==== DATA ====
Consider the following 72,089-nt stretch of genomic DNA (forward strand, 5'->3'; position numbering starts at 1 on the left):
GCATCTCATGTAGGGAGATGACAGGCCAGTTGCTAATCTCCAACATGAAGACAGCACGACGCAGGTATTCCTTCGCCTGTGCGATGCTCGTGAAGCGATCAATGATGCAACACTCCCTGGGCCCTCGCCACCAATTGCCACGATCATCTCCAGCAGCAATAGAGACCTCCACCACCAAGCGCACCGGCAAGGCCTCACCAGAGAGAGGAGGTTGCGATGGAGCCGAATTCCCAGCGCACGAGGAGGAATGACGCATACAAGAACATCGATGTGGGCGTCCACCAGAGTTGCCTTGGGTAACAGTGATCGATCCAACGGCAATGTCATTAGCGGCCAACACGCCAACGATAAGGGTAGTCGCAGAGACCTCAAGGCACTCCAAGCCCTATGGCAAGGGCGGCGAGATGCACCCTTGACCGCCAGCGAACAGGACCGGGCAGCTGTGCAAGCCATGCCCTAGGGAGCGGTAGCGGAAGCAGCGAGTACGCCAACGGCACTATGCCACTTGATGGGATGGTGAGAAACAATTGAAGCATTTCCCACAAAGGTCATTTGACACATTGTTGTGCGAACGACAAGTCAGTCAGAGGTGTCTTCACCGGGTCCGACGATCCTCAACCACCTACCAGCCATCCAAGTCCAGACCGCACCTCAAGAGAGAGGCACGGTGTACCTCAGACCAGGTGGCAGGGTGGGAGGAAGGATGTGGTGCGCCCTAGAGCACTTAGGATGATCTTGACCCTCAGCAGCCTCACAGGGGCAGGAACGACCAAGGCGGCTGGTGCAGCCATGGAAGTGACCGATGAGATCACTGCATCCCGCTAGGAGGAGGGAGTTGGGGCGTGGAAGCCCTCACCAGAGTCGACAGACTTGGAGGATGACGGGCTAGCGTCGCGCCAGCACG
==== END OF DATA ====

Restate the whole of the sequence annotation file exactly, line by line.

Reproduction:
Consider the following 72,089-nt stretch of genomic DNA (forward strand, 5'->3'; position numbering starts at 1 on the left):
GCATCTCATGTAGGGAGATGACAGGCCAGTTGCTAATCTCCAACATGAAGACAGCACGACGCAGGTATTCCTTCGCCTGTGCGATGCTCGTGAAGCGATCAATGATGCAACACTCCCTGGGCCCTCGCCACCAATTGCCACGATCATCTCCAGCAGCAATAGAGACCTCCACCACCAAGCGCACCGGCAAGGCCTCACCAGAGAGAGGAGGTTGCGATGGAGCCGAATTCCCAGCGCACGAGGAGGAATGACGCATACAAGAACATCGATGTGGGCGTCCACCAGAGTTGCCTTGGGTAACAGTGATCGATCCAACGGCAATGTCATTAGCGGCCAACACGCCAACGATAAGGGTAGTCGCAGAGACCTCAAGGCACTCCAAGCCCTATGGCAAGGGCGGCGAGATGCACCCTTGACCGCCAGCGAACAGGACCGGGCAGCTGTGCAAGCCATGCCCTAGGGAGCGGTAGCGGAAGCAGCGAGTACGCCAACGGCACTATGCCACTTGATGGGATGGTGAGAAACAATTGAAGCATTTCCCACAAAGGTCATTTGACACATTGTTGTGCGAACGACAAGTCAGTCAGAGGTGTCTTCACCGGGTCCGACGATCCTCAACCACCTACCAGCCATCCAAGTCCAGACCGCACCTCAAGAGAGAGGCACGGTGTACCTCAGACCAGGTGGCAGGGTGGGAGGAAGGATGTGGTGCGCCCTAGAGCACTTAGGATGATCTTGACCCTCAGCAGCCTCACAGGGGCAGGAACGACCAAGGCGGCTGGTGCAGCCATGGAAGTGACCGATGAGATCACTGCATCCCGCTAGGAGGAGGGAGTTGGGGCGTGGAAGCCCTCACCAGAGTCGACAGACTTGGAGGATGACGGGCTAGCGTCGCGCCAGCACG